Politics is Not Good Business

Iconic basketball phenom Michael Jordan once astutely observed that “Republicans buy sneakers too,” which underscores a salient point— taking sides in political squabbles is simply not good business. But for the thoughtful marketing and branding professional who understands the fickleness of brand loyalty, especially today, only disbelief can be attributed to the blunder made by Delta Airlines, Coca-Cola (Atlanta, Georgia based firms), and Major League Baseball by voicing opposition to the April 1, 2021, Georgia Voting Law.  

This is not to say that airing one’s opinion should not be expressed. Timing and context matter. At another point in time which is less volatile, and by individuals not directly affiliated with the respective companies, could positive statements be made to calm the situation. From a marketing and public relations perspective, it is not good for business or intelligent for profit-based corporations to make such a pronouncement. Not smart interpersonal relations, either! From the business side of the equation, this misstep can best be understood by referencing the medical shibboleth of “doing no harm.” By applying this prescription to market share, which is the percentage of one‘s customers who are loyal to a brand compared to the total number of consumers who purchase a particular product category, one can see the error of these “woke” executive’s ways.

The result—serious erosion of customers, with long-term damage to the brand a very likely derivative. With that said, it should be no secret to results-driven executives that the goal in any business activity is attracting as many customers within the ‘selling space’ as one can. Committing an “unforced error” e.g., alienating a certain target market by taking a controversial position (not a position held by a majority of customers) is probably not the smartest tactic to use. This is especially true when long-term profit, market share, and positive brand perceptions are at stake. Even the best Public Affairs department (PA) fail many times to comprehend exactly what their respective corporation’s strategy should be—to make a profit.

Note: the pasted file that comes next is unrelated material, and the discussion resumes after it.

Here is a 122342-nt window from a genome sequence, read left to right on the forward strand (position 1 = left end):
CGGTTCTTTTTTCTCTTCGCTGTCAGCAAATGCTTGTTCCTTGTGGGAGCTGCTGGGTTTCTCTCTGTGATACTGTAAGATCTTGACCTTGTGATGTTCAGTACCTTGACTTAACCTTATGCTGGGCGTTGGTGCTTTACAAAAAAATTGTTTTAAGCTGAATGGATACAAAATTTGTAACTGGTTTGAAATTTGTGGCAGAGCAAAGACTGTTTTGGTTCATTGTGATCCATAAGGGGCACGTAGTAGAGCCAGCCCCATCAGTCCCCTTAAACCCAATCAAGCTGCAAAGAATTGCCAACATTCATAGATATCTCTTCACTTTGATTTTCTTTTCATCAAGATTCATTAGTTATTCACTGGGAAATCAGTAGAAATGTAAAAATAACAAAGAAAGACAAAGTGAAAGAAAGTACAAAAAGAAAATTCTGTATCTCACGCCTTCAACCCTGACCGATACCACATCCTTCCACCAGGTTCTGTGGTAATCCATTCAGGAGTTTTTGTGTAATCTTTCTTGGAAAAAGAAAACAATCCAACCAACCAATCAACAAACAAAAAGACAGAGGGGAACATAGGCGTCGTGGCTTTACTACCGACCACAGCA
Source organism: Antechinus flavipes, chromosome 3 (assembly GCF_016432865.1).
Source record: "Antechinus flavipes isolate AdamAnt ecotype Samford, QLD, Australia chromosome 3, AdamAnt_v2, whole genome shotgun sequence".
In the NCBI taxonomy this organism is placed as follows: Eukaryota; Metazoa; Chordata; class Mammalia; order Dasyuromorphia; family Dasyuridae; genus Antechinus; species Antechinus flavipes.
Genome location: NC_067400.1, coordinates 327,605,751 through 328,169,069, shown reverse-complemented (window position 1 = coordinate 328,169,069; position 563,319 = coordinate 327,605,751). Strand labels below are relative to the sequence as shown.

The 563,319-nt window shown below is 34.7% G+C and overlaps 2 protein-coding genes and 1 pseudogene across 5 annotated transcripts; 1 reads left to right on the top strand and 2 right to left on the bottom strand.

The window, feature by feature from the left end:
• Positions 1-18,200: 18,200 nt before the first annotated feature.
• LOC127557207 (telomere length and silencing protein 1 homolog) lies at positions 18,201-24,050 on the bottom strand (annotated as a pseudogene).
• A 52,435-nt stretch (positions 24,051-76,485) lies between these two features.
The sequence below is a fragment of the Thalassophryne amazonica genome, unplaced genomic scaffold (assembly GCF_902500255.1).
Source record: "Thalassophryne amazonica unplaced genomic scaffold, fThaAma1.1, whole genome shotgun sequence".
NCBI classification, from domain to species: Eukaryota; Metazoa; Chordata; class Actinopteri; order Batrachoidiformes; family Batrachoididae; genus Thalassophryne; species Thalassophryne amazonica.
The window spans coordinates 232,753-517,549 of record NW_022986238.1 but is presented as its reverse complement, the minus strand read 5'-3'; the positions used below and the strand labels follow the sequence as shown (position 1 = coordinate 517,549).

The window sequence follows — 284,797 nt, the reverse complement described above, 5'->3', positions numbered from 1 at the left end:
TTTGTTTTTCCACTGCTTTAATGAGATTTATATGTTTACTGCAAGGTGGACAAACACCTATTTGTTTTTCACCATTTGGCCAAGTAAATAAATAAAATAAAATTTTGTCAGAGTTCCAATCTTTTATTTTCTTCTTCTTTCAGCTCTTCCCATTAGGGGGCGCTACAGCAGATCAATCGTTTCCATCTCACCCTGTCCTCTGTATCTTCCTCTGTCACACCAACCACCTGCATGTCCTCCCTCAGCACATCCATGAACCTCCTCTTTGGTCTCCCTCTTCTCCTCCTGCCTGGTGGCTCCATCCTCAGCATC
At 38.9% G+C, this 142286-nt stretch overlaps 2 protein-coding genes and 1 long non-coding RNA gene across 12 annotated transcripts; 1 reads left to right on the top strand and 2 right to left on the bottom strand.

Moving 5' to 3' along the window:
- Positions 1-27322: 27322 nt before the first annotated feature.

Many PA types often come from the political arena where deals trump profit and market share is an unknown construct or merely a consideration for the marketing un-woke within the organization. To complicate things further, “Group-Think” is stronger here than anywhere else within the organization. Within these Public Affairs corridors of thought, “dug-in” opinions are the norm, and change in thought is a virtual impossibility. It is here that being on the woke side of an issue that counts rather than on satisfying the needs of customers who want to buy products (brands) that they have grown to love over the years. 

On the interpersonal side, one would not even think twice about taking sides in a fight that two dear friends were engaged. For the thinking-oriented person who wants to appear neutral in the skirmish, sitting it out would undoubtedly be the best course of action. If only rational thinking rather than an emotional response like this (taking sides) be made. For a vociferous minority, the cause in question may not be negotiable.  But others may not see it in quite the same way and is reason enough to simply stay out of the way. There is precedence for this neutral approach.

Just take a look at what happened in the past where there was a clear separation between business and politics. It was only recently where woke executives wanted to weigh in on the issues of the day when serious conflicts could be seen and a breach between customers and company leadership could be seen it’s almost like these executives forget to implement Oprah’s warning of staying in your lane. If only they would have remembered these wise words so that so much conflict could be avoided. Politics should be kept separate from business especially when two sides feel strongly about an issue and compromise is the only solution.  This is where professional politicians can come up with the final bill.  It’s why politics is not good business and why it is always easier when you have marketing and branding in mind. 

Dr. John Tantillo is a Newsmax TV contributer seen every Wednesday at 1:45 pm EST, where he applies branding and marketing to the issues f the day. He is an Assistant Professor of Marketing and Management at Touro College for Men in Kew Garden Hills, NY.  His helpful links to branding and marketing can be found on the link below: https://linktr.ee/DrJohnTantillo

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